They used bark to curemany diseases that the European doctors could not cure. They also used roots tomake medicine. Some actually studied with the European doctors because theybelieved that the more they knew, the better they could cure their own people.They held many festivals and one in particular were called the “Green CornFestival”, which was held yearly. During this festival, The Cherokee tribethanked their gods for their good fortune, and prayed to their gods forcontinued good luck. (Cherokee IndiansReligion)Apache Tribe Religious Beliefs            Justlike how the Cherokee tribe believed that all things in nature had a spirit, theApache tribe believed spirits lived in mountains and in streams and underrocks. They believed spirits were everywhere and that they could even be foundinside a rock. In ancient times, the Apache tribe believed that mystical beingslived with them.

They could not see them, but they felt as though they werethere. The Apache tribe also believed in cleanliness. They often took frequentbaths because they believed they were cleaning their bodies of both bad luckand evil spirits. The Apache tribe believed that their ancestors were rocks,trees, the wind and other things of nature.

When they prayed to the spirits,they were praying to their ancestors.            Althoughmost Indians did not use stringed instruments in the past times, the Apachetribe did create a strange instrument that had only one string on a bow. Thisinstrument was called the Apache Fiddle. The string was pulled to make a noise,which made a very eerie sound. They added this instrument to drums and rattles,and played the Apache Fiddle at ceremonial dances. (Apache Indians Religion)Powhatan Tribe Religious Belief            ThePowhatan tribe has a deep-rooted connection to their spiritual and religiousbeliefs. Their belief in the spirits guide everyday actions and influence thePowhatan tribe traditions and rituals.

As it is common with other NativeAmerican tribes, the spiritual traditions and rituals have been passed downfrom generation to generation, through history to the present. There are manyspirits that are worshiped by the Powhatan tribe. One of the main spirits thatthe Powhatan tribe prays to is Okee. Okee is the only spirit who is said tohave more of a human-like image. The Powhatan people work hard to vie with Okeethrough their rituals and traditions. The other spirit that the Powhatan tribeworship is Ahone.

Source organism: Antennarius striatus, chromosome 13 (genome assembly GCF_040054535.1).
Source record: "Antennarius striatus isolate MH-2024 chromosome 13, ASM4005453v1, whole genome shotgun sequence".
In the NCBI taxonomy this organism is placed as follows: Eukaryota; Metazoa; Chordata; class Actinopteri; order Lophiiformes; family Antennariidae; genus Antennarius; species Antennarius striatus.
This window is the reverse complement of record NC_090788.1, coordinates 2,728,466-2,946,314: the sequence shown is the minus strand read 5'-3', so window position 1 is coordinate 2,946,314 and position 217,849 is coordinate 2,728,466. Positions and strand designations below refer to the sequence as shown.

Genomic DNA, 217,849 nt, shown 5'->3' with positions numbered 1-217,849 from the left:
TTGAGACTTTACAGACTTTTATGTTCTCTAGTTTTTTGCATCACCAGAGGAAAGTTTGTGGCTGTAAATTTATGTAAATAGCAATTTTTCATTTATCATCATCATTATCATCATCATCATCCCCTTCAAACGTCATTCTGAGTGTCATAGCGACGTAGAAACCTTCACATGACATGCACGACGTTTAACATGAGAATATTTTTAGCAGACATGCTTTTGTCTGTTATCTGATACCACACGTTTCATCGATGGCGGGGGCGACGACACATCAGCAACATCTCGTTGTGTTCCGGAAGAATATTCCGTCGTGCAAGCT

Just like how the Powhatan people treated the settlers, Ahoneis a kind and nonviolent spirit. Another spirit is known as the Great Hare, whois the creator god that made the world around the Powhatan people.  There is an anonymous female spirit that ispresent between life and the afterworld that helps to guide those who pass ontothe spirit world. The sun is also an important spirit for the Powhatan tribe.

The sun, often associated to fire, is important in upholding life, health and home.            Thetraditions of the Powhatan are mainly based on their spirituality. TheQuiocosin is a mystically significant dwelling and house used by the kwiocosuk,or shaman.

These buildings are set in isolated locations in the forests.  A shaman or chief are the only ones who areable to enter the quiocosin. A lot of work and detail goes into the carvingsthat are inside the quiocosin, which represent the spirits or ancestors. Theshamans that live in these buildings serve as doctors and spiritual advisors.

Theshamans handle relations between the Powhatan people and the spirits. In orderto keep this connection, shamans will enter into a trance, or perform ritualsand dances.             Thereare many rituals that the Powhatan tribe uses to connect with their spirituality.The men would cut their hair to emulate the spirit Okee. The Powhatan tribeoffered sacrifices, such as deer’s blood or food to Okee to protect the huntersor to keep the spirit’s favor. The shamans to heal patients and end sicknesswith the help of the spirits use the ritual of medicine, such as red puccoonroot. They also perform rituals for important events, such as a boy becoming aman or the death of a chief, to help move him on to the spirit world. Dancingis used to connect the Powhatan people with the spirit world, through the helpof the shaman.